On a vast construction site in Barra da Tijuca, a far-flung suburb of Rio de Janeiro, giant lozenge-like structures are rising from the dust.
The three arenas, known as Carioca 1, 2 and 3, will stage events ranging from basketball to wrestling in nine months’ time during the 2016 Olympics.
Unlike the nation’s frenzied last-minute preparations for the 2014 World Cup, the atmosphere at the Olympic Park, which also includes an aquatic stadium, tennis arena, velodrome and other facilities, is almost relaxed.
Not only are the projects running on time, says the man responsible for the city’s hosting of the games, Rio mayor Eduardo Paes, but they are within budget – unlike the World Cup, in which costly blowouts sparked mass protests in 2013 against the event.
The secret, he says, is heavy private sector funding for the Olympics and the use of a number of innovative techniques including temporary stadiums that can be dismantled and turned into other public facilities such as schools after the games.
“I see the Olympics as a political event,” says Mr Paes, an energetic 45-year-old whom some analysts see as a possible candidate for president of Brazil – if the games go well. “For me, the event is to show that here we can also do things on time and leave a legacy.”
With Brazil slipping into what is expected to be its worst recession since the 1930s, the political pressure has become even greater. As unemployment soars, voters are increasingly intolerant of any public expenditure perceived as frivolous.
Delivering the games was never going to be easy in a city such as Rio, whose natural beauty contrasts with its stark social inequality. About 22 per cent of its more than 6m residents live in favelas, or slums, many run by drugs gangs.
Critics such as Orlando Alves dos Santos Júnior, a professor at the Institute of Urban and Regional Research and Planning at the Federal University of Rio de Janeiro, say the Olympics have been constructed in a manner that promotes “urban segregation”. He says: “It’s about exclusion, not inclusion.”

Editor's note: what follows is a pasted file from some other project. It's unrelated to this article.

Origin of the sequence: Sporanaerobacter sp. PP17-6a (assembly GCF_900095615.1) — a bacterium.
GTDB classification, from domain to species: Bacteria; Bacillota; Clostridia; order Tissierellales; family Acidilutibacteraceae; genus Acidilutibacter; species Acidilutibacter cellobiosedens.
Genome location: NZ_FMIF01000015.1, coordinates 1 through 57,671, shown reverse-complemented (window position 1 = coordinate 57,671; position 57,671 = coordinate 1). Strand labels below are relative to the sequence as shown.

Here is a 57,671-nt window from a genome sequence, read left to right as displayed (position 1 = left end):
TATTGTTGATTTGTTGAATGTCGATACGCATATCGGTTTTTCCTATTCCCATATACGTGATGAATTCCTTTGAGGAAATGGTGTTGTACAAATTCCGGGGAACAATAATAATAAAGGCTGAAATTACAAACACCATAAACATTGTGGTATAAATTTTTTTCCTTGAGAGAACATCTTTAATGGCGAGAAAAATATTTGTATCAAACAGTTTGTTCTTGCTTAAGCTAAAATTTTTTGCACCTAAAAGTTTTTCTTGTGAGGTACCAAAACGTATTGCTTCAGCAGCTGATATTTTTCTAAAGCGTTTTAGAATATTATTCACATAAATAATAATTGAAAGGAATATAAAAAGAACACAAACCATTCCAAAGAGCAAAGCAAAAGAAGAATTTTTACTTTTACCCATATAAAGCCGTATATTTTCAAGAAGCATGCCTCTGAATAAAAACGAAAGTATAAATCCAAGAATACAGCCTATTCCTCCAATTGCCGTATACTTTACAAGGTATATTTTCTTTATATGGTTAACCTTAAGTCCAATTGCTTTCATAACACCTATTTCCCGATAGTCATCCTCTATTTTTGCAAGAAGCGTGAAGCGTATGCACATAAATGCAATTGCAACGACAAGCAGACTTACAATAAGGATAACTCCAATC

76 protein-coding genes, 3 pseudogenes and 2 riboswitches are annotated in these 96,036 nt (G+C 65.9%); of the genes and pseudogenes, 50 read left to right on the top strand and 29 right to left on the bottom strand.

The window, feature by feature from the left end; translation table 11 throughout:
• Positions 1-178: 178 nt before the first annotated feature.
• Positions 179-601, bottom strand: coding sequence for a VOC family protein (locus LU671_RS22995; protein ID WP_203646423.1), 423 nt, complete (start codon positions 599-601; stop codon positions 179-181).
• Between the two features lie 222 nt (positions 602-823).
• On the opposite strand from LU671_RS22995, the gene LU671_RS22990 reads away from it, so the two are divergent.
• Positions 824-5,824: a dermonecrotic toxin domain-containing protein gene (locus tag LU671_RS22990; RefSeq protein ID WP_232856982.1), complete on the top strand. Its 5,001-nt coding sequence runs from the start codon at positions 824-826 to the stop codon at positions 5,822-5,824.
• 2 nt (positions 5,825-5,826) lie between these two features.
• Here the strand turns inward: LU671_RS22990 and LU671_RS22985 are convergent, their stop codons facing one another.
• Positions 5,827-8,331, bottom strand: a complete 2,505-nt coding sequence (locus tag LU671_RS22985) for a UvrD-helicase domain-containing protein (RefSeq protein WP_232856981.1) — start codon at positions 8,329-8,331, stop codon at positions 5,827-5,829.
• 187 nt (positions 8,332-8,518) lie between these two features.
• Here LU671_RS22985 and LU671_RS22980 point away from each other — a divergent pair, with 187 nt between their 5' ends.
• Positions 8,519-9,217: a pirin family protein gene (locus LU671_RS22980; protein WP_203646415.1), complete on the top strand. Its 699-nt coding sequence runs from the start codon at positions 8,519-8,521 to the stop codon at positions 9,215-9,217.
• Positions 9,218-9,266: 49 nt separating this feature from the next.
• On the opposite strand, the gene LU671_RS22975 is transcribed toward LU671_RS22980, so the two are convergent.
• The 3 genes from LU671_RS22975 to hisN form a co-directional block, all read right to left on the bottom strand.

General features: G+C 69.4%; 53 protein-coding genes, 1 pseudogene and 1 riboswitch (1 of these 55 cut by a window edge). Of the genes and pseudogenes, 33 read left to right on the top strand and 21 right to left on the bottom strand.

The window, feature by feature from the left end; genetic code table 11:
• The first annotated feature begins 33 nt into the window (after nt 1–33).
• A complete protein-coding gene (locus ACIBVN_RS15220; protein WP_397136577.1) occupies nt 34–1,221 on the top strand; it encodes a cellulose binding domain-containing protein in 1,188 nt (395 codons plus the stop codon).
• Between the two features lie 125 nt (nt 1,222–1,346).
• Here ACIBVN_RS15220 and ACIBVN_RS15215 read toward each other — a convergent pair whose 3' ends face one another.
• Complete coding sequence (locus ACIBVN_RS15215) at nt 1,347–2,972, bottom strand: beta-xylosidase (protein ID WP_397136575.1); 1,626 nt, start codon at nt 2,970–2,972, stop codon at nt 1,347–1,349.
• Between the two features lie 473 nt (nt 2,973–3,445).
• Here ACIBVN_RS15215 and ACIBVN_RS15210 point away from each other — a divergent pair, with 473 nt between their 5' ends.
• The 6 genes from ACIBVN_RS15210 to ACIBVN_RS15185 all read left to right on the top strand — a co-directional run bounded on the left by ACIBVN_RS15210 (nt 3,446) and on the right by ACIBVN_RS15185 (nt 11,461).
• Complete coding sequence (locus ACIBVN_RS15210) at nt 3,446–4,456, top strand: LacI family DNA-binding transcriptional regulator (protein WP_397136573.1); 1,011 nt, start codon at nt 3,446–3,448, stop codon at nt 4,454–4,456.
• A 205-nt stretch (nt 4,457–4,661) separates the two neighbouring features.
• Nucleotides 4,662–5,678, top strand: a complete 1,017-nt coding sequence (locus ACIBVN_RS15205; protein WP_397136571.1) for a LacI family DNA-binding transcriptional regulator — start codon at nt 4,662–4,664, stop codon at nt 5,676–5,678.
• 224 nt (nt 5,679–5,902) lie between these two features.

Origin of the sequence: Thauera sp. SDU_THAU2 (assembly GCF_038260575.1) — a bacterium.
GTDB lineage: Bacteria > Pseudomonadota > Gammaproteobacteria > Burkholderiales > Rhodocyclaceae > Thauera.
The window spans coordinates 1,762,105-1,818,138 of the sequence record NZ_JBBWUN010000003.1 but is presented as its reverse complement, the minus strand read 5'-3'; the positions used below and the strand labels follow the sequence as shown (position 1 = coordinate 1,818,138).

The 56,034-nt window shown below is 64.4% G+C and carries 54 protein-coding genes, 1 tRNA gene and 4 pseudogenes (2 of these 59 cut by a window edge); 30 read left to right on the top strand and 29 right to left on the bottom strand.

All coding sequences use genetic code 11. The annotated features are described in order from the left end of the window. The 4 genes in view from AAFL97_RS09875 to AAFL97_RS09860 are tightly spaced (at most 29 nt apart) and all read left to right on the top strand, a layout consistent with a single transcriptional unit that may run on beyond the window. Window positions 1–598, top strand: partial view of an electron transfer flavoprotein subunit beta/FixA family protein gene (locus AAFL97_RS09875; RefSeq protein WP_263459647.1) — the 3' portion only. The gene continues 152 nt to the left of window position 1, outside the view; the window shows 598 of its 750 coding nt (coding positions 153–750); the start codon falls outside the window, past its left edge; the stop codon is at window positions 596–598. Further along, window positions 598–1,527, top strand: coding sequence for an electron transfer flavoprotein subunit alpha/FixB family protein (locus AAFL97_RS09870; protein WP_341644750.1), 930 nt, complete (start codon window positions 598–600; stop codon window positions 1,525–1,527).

The total bill associated with the games is R$38.2bn ($10bn), of which R$24.6bn is for “legacy” projects – independent public works inspired by the games, such as rapid bus-transit lanes, a metro line and a revamp of the derelict port district. Another R$7bn pays for the games’ organising committee and R$6.6bn is for Olympic venues.
The mayor says the private sector is funding two-thirds of the costs of the venues. The government, meanwhile, is providing public land for the athletes’ village, the Olympic Park and other facilities.
These are being built by private sector companies, which in exchange will later sell them as real estate ventures. Mr Paes argues that the city government is spending less on venues than London in 2012 and Tokyo in 2020 and that the venues being built have pre-planned uses when the games are over.
One of the Carioca arenas, for example, will have part of the inside seating area converted into classrooms for elite young athletes. Another venue, the Arena of the Future, which will host handball, is made of prefabricated parts to be turned into four schools in a practice dubbed “nomadic architecture”.
“Why are the games not unpopular?” asks the mayor, citing polls that show public support for the event. “Because there is no scandal . . . everything is being done in a modest way.”
Critics, such as Prof Santos, argue that the true costs to the government, such as from the transfer of prime real estate to the developers, are not transparent.
He contends there were mass removals of the poor out of Barra, considered a rich area, to make way for the games.
“There are communities in Barra da Tijuca that don’t exist any more . . . They have been swept from the map,” he says.
However, according to Mr Paes, the only community being removed for the games, called Vila Autódromo on the Olympic Park site, is being offered new apartments 800 metres away.
“This is a question of ideology on the part of political actors in Brazil, who think that private-public partnerships are bad. There are people who would prefer that we spend public money on apartments where athletes will stay for 15 days.”
Another commonly expressed concern is security. Rio’s efforts to install community police posts in the favelas is running into trouble amid a resurgence in gunfights with drug traffickers.
But Mr Paes says: “The problem is not during the event – there will be police, soldiers, the armed forces et cetera. The problem is before and after. Rio’s challenge is to make security permanent.”